Ideas@TheCentre brings you ammunition for conversations around the table. 3 short articles from CIS researchers emailed every Friday on the issues of the week.
Politicians, commentators and academics are all saying Australia’s supposed inability to speak Asian languages and understand Asian cultures imperils our prosperity and security.
My new report, released this week, shows that notwithstanding doubts about Australia’s prosperity and security in the Asian Century, extra spending to improve Asia literacy is unnecessary.
Thanks to our multicultural society’s readymade Asia literacy, Australia is already well-positioned to prosper as global economic power moves to Asia.
According to the 2011 Census, approximately 2.2 million people (10% of the population) speak Asian languages at home.
Important Asian languages are very well represented: There are more than 650,000 speakers of Chinese languages, as well as 305,000 or so speakers of Indian languages; 233,000 Vietnamese speakers; 137,000 speakers of Filipino languages; 80,000 Korean speakers; 56,000 Indonesian speakers; and 44,000 Japanese speakers.
The number of people who speak Asian languages at home is also a useful proxy for Asian cultural literacy.
There is a good chance that someone who speaks an Asian language at home will have a familial connection to the language, and as a result, will likely have some level of Asian cultural literacy.
This large pool of Asia literacy is set to grow.
With Indian migrants making up 15.7% of the total 2011–12 immigration program, India is Australia’s largest source of permanent migrants. Chinese migrants comprised 13.8% of the immigration program, making China the number two source country.
Overall, 7 of the top 10 source countries in Australia’s 2011–12 immigration program were from Asia: India, China, the Philippines, Sri Lanka, Malaysia, South Korea and Vietnam.
Although not everyone who speaks an Asian language at home will speak it well or have a strong cultural connection with Asia, the census data may actually underplay Australia’s Asia literacy.
Given that there are probably many Asian languages speakers who do not have the opportunity to speak them at home, there may be more than 2.2 million Asia literate people in Australia.
Concerns about Australia’s apparently poor Asia literacy are largely a façade with little substance.
As an increasingly Asia literate immigration nation, Australia is well-placed to prosper in the Asian Century.
Benjamin Herscovitch is a Policy Analyst at the Centre for Independent Studies, and the author of the new report, Australia's Asia Literacy Non-Problem.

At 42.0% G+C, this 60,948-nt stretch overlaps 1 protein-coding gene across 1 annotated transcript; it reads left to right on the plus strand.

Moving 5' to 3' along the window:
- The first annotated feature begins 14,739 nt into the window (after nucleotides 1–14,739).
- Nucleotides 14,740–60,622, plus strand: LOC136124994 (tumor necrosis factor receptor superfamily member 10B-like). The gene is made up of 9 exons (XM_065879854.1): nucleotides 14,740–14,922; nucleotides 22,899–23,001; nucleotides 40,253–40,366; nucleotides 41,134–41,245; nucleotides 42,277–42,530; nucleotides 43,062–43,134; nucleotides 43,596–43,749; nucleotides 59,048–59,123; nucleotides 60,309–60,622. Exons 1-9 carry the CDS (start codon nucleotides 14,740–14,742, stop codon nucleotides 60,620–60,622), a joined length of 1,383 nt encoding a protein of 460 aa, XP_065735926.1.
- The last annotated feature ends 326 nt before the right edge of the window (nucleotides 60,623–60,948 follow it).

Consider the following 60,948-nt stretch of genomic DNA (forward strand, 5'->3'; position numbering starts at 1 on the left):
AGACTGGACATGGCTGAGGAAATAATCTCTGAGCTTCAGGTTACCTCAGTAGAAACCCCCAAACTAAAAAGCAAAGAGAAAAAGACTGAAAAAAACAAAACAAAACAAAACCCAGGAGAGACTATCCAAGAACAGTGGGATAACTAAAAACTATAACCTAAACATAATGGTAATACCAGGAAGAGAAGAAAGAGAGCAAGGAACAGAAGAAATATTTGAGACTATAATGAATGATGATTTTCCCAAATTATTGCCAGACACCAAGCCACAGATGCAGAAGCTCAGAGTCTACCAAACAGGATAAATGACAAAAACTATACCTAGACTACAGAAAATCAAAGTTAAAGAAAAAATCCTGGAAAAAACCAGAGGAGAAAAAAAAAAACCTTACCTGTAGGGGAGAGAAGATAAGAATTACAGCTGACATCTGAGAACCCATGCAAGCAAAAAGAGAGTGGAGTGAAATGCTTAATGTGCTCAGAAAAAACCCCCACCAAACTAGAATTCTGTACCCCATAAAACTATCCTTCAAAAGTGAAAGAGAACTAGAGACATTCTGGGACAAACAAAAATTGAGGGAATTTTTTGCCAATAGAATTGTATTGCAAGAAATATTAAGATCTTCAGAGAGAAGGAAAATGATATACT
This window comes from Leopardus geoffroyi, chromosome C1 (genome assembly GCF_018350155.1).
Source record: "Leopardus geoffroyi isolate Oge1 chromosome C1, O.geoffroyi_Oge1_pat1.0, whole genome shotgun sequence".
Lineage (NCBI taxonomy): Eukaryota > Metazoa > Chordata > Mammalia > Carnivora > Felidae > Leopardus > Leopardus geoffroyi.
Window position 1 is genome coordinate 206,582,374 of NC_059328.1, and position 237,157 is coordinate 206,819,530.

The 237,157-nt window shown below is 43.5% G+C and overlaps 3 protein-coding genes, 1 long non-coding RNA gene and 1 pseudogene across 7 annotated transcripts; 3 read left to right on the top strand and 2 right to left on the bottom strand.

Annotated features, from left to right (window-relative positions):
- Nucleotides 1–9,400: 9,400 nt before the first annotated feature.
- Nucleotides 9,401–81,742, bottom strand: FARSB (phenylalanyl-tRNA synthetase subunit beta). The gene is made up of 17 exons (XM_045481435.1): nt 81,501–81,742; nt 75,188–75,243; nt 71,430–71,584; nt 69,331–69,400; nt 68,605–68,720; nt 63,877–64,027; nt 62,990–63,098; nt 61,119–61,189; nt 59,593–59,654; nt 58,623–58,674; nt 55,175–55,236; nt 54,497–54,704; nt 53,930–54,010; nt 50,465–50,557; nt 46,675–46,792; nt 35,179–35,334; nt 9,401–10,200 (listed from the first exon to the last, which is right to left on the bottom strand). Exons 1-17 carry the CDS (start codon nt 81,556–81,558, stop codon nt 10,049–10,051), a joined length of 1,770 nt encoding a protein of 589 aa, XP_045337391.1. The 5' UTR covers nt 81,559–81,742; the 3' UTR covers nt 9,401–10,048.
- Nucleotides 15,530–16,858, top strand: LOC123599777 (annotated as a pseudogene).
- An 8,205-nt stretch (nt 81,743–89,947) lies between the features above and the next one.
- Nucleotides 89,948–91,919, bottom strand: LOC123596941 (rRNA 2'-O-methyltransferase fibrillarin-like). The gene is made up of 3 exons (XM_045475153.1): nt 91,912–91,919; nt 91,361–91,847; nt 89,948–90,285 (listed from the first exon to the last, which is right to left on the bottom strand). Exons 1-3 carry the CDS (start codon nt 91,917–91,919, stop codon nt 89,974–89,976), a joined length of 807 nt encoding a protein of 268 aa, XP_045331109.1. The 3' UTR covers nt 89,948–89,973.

The Productivity Commission’s second Indigenous Expenditure Report, released earlier this week, shows that Commonwealth, state and territory taxpayer spending on Indigenous Australians has risen by 16% from $21.9 billion in 2008–09 to $25.4 billion in 2010–11.
Indigenous-specific expenditure – spending on Aboriginal and Torres Strait Islanders which is in addition to the expenditure on education, health, welfare, etc. on all Australians – only rose from $5.1 billion in 2008–09 to $5.5 billion in 2010–11. This seems a realistic increase given that the Indigenous ‘bush’ population that attracts most Indigenous-specific expenditures has been relatively stable. But although there has been some improvement in these ‘bush’ communities – for example, reduced access to unlimited alcohol, more income management, and some new housing – most are still Third World ghettos.
The overall increase in Indigenous expenditure principally reflects the high Indigenous population number that the commission used to develop the expenditure estimates.
According to the commission, the Indigenous population increased from 545,202 in 2008 to 575,297 in June 2011. But this count is 26,927 higher than the number in the Australian Bureau of Statistics’ (ABS) 2011 Census, which identified 548,370 Indigenous Australians in August 2011.
Because detailed government expenditures are not available, the modelling used to calculate expenditure estimates relies on population size.
The ABS’ post census enumeration is likely to change the number of Indigenous Australians to adjust any possible over-counting in remote locations, but this is unlikely to offset any increases in urban locations. Yet, whatever the post enumeration outcome, the principal Indigenous population increases between 2006 and 2011 were in capital cities and other urban areas, with Canberra leading with a 33% increase.